The immediate impact of these choices is that a venture ends up in what we could all an operational “swamp”: they promise variations of their core offering (product or service), only to suffer delays in their delivery, unexpected costs pile up as does coordination complexity. Why is this? Because the assumed demand variation breeds operational problems in terms of the resource prioritization (“what should we work on first?”), uncertainty (“oh we did not expect this problem when altering the product/service specs…”), and eventually productivity (“we managed to deliver to fewer customers than planned”). 

As such, venture founders find themselves in a constant (almost daily) uphill battle to deliver value amidst an operational mess. They lose sight of their growth strategy and objectives, which often results in founders giving away equity to make up for the inefficiencies to keep the engine running. In retrospect, the message eventually lands: it is always useful to first assess (as best as possible) the implications of demand growth through the operational eyes of the organization. Serving more demand should definitely be the objective; but only if the demand can credibly be offered, and if it will not hinder the real prospects of developing a sustainable business. 

Venture founders should also embrace an operational strategy aimed at supporting the hopeful growth in demand and the inevitable variation in demand. To develop such a strategy, a closer look at the operations of their ventures is in order. This allows the team to understand the source of inefficiencies. Then, an effective programme of standardization and professionalisation needs to be put in place to ensure the ability to absorb variation in a way that avoids ending up in an operational swamp. Such a programme, as expected, depends on the specificities of a venture’s operations but some general principles are as follows:

  • Establishing key performance metrics from an operational standpoint; is this about click-rates, number of served customers per day, cost per customer served etc.? Whatever the right metric, it has to be explicit, visible and guiding the processes and the people to achieve this output. 
  • Prioritising which key metrics link to value generation; is the venture seeking to drive speed of service, or highest possible quality or even perhaps lowest cost per job completed? Those dimensions are significantly different and depending on the overall strategy, they will have to be traded-off against each other, e.g., willingness to accommodate some more cost to achieve higher speed of service delivery. 
  • Identifying steps of the operational processes that are essential in hindering the output rate, the infamous bottlenecks (discussed in any 101 Operations management course in a business school). These steps will set the pace of growth for the venture. And admittedly, their output performance will get worse once the output from a venture’s operations will be promised to be custom, bespoke, personalised.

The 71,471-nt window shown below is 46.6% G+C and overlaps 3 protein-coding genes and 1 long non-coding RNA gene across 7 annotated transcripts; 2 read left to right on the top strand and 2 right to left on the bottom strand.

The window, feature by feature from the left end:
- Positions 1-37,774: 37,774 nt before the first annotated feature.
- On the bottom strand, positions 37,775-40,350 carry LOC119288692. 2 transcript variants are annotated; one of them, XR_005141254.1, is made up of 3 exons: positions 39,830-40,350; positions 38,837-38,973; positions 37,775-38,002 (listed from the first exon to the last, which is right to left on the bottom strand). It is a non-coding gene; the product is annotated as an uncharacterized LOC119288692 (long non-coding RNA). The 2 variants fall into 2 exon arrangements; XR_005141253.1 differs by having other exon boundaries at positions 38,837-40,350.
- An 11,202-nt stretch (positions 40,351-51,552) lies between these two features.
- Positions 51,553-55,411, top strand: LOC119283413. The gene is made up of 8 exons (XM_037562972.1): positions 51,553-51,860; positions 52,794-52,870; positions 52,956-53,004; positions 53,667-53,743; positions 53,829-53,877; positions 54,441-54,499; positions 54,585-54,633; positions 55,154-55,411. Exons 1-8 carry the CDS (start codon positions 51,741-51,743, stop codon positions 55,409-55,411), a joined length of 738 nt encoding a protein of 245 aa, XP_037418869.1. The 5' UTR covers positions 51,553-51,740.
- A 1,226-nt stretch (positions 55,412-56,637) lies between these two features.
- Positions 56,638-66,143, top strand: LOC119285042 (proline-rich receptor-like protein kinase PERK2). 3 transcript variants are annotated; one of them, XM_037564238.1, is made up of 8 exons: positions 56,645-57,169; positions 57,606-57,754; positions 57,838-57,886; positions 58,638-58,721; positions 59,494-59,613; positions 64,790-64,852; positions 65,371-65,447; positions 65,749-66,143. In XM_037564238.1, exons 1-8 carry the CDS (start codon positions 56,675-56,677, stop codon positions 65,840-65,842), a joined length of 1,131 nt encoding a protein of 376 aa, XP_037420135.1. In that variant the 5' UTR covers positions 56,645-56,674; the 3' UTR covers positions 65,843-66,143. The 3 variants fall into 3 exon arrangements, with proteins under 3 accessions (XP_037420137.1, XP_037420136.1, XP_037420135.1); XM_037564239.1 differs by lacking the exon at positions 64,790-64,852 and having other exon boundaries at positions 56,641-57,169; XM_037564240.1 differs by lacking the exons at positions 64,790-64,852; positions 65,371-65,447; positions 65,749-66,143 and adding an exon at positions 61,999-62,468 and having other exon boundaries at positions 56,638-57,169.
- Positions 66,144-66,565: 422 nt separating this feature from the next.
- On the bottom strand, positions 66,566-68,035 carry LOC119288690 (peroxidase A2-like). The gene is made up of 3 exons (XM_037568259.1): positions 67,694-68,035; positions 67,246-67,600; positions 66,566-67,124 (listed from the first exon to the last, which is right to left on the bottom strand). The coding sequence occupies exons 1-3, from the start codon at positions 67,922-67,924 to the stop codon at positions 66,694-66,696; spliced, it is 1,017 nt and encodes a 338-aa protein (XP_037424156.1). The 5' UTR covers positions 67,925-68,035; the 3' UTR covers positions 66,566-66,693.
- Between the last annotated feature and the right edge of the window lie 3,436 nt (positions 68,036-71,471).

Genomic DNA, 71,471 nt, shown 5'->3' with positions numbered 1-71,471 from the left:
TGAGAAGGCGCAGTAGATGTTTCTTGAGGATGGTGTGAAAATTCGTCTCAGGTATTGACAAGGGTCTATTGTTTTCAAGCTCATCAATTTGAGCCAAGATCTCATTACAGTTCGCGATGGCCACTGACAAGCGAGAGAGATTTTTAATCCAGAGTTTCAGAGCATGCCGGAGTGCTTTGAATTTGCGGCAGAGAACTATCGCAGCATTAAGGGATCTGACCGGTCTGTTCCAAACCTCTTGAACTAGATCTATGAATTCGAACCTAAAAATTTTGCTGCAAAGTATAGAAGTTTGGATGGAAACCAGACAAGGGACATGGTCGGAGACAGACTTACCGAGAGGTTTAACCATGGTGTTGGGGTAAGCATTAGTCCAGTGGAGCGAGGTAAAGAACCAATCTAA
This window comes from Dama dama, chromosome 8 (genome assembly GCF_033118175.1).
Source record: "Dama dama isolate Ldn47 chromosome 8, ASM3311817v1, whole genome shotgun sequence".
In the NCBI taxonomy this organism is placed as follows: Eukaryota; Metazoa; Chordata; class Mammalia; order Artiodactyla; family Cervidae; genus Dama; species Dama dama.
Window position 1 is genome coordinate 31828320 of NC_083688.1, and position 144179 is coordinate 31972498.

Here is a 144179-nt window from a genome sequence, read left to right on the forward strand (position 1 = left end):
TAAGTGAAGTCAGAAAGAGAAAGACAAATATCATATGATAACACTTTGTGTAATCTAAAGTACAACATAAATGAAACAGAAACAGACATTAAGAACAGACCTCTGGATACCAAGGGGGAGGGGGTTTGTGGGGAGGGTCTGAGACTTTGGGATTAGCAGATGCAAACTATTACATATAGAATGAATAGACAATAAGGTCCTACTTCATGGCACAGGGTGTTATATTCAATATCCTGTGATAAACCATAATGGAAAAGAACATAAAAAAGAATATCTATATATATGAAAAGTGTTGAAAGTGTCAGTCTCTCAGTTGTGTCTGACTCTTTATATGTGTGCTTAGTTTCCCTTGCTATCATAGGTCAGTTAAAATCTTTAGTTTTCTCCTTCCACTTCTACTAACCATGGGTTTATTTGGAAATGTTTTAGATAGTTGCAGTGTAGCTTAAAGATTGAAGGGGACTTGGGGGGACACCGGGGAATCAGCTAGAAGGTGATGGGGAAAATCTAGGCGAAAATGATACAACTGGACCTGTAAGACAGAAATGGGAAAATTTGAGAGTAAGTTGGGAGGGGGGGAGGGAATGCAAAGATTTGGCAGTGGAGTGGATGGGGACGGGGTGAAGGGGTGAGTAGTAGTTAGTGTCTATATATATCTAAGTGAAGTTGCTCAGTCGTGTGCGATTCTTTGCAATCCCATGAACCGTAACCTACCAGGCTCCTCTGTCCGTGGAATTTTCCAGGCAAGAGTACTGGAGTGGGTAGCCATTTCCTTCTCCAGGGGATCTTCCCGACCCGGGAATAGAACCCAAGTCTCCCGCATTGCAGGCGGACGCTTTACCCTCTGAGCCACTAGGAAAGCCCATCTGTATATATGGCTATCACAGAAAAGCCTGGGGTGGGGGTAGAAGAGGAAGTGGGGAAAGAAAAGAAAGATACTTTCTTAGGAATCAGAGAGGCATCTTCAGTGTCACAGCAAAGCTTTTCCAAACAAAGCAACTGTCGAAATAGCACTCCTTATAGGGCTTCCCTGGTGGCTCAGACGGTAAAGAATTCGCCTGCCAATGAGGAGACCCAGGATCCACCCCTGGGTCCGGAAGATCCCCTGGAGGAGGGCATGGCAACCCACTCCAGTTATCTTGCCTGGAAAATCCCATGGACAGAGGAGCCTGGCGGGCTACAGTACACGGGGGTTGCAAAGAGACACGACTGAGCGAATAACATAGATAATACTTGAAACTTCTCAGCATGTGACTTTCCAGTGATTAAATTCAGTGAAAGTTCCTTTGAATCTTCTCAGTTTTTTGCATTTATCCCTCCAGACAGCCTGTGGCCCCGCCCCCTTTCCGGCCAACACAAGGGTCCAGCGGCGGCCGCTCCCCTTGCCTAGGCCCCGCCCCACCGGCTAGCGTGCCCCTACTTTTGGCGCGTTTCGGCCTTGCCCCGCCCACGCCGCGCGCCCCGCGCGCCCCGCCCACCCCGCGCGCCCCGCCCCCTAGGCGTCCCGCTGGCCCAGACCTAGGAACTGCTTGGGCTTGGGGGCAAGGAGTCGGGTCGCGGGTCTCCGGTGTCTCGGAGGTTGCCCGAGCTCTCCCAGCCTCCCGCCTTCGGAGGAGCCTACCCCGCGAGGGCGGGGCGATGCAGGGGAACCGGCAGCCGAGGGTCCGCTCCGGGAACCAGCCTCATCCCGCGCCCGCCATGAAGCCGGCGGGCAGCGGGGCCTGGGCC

• Crafting operational guidelines that reflect the high-level business priorities for the rest of the venture team. There may exist different types of customer demands we have promised to satisfy, but when these demands require access to the same resources (people, equipment, management attention) in order to be delivered, which type of demand comes higher? Operational priority cannot be ad-hoc; the prospect of our people making the choice without guiding could imply serious productivity challenges.
  • Introducing as much commonality as possible across processes that deliver output to different customers. The lesson drawn early on by Luciano Benetton about the value of delayed differentiation springs to mind. Commonality drives operational scaling whereas allowing differentiation to be feasible.    
  • Standardize and professionalise individual tasks to minimize non-value adding time.  It is only natural for any operational task to have activities that deliver the valuable output, but also activities that do not directly add to the delivery; e.g. changing over from serving one customer to the next implies a gap time for the service provider to prepare. Formally identifying these unproductive activities and eliminating them or automating them can be a good starting point. The old adage of SMED1 comes applicable here, but it is also beneficial to borrow from the heavy lean tradition in operations management as well.

Such principles provide a venture founding team with the necessary armoury to revamp their operations so they are ready to scale. At the same time, these principles enable the team to reduce the need for daily firefighting, freeing up time to pay attention to longer term strategy and objectives. 

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1Single-minute-exchange-of-dies stands for an operational practice that seeks to standardize task times and reduce non-value adding time in operations, in particular in cases where a changeover between jobs is required to satisfy variable demands.